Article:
I think it was around this point that I decided that I was never going to seek conventional publication, so I could stop worrying about how long things needed to be for commercial purposes.
So, now, stories get to be exactly how long they need to be to do their jobs.
Well, I think this is as good as I get, at least so far. The main story turned out exactly as well as I hoped, and the secondary story was the third attempt — and the first successful one — to tell the story of two of my favorite characters.
Plus, when I started writing it, I set myself a goal of 42,000 words or less (that’s how long A Sane Woman is), and it ended up being around 10,000 words less than that.
(Some people may boast about their prodigious word production, but to me the great achievement is concision.)
In the X-Files TV show, there were mostly two kinds of stories: monster-of-the-week and mythology. After the concision and focus of Stevie One, One Night at the Quarter swings a bit in the other direction. I let it go where it wanted to go.
Not that it’s long (32,500 words), but a lot of unexpected things happened as I was writing it. The “wrong” person solved the mystery, and two people who I couldn’t imagine liking each other ended up in bed. Several times. And my planned Tarantino-esque bullet-filled ending became a nice quiet scene with two middle-aged women, both crazy, having a pleasant evening conversation on a rooftop, Definitely the road less traveled.
I just re-read it yesterday, and I think it’s really good, but it’s probably not what I would recommend to a brand new reader. Definitely more “mythology” than most.
A character whose story I had to tell. That was sort of true with Stevie One as well, but Michael is entirely at the center of his story (Stevie isn’t even aware of a lot of what goes on in her story).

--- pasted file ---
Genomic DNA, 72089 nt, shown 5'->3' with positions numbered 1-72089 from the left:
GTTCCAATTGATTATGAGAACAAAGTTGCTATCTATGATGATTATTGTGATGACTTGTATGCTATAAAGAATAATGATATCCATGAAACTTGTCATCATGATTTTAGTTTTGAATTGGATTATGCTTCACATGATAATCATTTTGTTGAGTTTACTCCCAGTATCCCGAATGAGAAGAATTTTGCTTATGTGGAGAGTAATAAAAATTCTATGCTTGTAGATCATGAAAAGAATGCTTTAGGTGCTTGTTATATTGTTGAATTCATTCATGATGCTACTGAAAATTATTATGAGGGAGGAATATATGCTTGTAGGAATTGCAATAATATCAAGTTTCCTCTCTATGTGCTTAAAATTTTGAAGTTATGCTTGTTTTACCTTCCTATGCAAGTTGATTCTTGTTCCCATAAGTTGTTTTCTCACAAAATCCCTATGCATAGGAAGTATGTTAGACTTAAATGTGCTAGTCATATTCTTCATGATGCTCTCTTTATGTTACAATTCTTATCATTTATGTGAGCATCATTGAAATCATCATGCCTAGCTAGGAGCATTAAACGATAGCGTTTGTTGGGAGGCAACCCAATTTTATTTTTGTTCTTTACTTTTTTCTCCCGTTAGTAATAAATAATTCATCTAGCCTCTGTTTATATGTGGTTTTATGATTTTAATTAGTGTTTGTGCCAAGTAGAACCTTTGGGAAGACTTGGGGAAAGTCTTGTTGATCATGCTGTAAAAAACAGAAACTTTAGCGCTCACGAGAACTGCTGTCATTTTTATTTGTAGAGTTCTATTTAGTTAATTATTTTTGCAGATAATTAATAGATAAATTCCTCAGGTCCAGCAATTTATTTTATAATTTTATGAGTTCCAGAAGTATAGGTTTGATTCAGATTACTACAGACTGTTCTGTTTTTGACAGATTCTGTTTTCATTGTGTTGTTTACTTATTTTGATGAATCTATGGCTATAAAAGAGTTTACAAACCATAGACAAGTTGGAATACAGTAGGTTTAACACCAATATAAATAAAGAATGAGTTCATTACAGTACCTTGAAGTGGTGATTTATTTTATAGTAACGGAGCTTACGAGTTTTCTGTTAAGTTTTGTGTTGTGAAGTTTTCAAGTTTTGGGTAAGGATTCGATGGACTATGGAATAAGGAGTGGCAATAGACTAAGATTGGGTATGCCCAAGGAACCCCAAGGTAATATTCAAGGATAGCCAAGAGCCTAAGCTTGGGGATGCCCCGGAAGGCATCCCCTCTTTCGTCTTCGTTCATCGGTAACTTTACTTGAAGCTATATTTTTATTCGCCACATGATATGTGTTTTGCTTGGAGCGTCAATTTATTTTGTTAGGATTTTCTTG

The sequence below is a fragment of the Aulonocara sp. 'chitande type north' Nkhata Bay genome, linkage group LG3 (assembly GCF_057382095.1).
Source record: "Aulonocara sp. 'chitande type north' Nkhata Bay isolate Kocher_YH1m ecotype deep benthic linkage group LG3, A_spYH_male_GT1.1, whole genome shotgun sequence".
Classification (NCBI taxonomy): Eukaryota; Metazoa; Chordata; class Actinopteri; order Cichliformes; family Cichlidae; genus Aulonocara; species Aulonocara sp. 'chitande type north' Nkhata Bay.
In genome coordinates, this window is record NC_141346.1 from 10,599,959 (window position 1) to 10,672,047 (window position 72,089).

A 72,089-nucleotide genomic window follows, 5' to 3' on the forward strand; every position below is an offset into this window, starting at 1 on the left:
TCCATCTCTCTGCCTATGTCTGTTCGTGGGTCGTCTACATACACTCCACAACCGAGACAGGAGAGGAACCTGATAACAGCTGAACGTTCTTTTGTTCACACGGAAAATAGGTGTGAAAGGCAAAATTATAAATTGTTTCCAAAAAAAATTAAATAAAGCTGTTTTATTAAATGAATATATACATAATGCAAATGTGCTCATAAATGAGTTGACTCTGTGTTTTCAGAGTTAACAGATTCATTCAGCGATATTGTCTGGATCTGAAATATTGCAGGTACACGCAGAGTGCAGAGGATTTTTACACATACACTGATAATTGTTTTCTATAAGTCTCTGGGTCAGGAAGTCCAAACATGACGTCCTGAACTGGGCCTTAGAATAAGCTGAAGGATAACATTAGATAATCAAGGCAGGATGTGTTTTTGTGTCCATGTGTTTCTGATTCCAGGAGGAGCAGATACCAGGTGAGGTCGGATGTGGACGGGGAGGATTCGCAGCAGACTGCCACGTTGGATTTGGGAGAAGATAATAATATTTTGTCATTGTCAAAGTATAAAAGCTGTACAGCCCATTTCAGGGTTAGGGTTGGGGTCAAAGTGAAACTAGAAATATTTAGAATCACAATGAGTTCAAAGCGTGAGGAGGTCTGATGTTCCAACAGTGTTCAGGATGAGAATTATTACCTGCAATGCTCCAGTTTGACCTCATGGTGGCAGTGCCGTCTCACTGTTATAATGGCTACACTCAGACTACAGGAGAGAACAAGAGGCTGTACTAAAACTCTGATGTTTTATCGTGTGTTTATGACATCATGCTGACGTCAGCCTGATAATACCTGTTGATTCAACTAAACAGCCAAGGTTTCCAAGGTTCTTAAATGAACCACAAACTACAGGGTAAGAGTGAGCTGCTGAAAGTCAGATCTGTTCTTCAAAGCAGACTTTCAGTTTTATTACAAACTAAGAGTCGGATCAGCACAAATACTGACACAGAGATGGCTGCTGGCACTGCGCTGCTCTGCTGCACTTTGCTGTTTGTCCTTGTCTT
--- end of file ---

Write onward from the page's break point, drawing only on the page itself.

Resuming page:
I don’t usually start with a character (usually I start with something like “Hey, what about a murder mystery set in a newspaper office?”), but sometimes you have to go where the story wants to go. Including writing in first person as somebody other than Marshall. Been some decades since I’ve done that.
I don’t like to do a lot of research, so sometimes I try to figure out what I know already and how that could be turned into a mystery story.
In this case, I really wanted to get some use out of all of my (otherwise useless) knowledge about royalty and rules of succession and related subjects.
(I tried to get “letters patent” into the story, but it didn’t fit. Of course, the story could easily lead into a sequel.)
Plus, it was fun to share one of my obsessions with the detective I’ve been writing about for all these years. I can’t imagine she’d be into Dark Shadows or the Fast and Furious movies, but royalty? Yeah, I can see that.
Well, a bunch of characters, strangers, stuck in a single location by natural forces (weather, in this case), and there’s a murder. What could be better? (I mean in a story, of course.)
Very Agatha Christie, obviously, but also Ellery Queen (The Siamese Twin Mystery), and even The Girl with the Dragon Tattoo.
I thought when I started that Jan Sleet would limp in at the end to explain what happened, but that didn’t turn out to be necessary (and getting her there would have required a lot of explaining).
I think it works better this way anyway.
Before u-town, before the mass murderer, her musician boyfriend, and their dog, before the three siblings with the gold skin and the blond hair (and the telepathy), before the superhero, before the tiny teenage girl with the superhuman strength and the pointy ears — before all that, there was a very tall, very skinny reporter, in a very nice suit, and her assistant, who was not yet long-suffering.
This is a story about them.
There are links to these stories, formatted for e-readers and printing (you know, on paper) and easier screen reading here.
So, my next story? I’m thinking of a murder mystery, set in a nursing home. I’ve spent quite a bit of time in nursing homes in the last few years, and I was keeping my eyes open…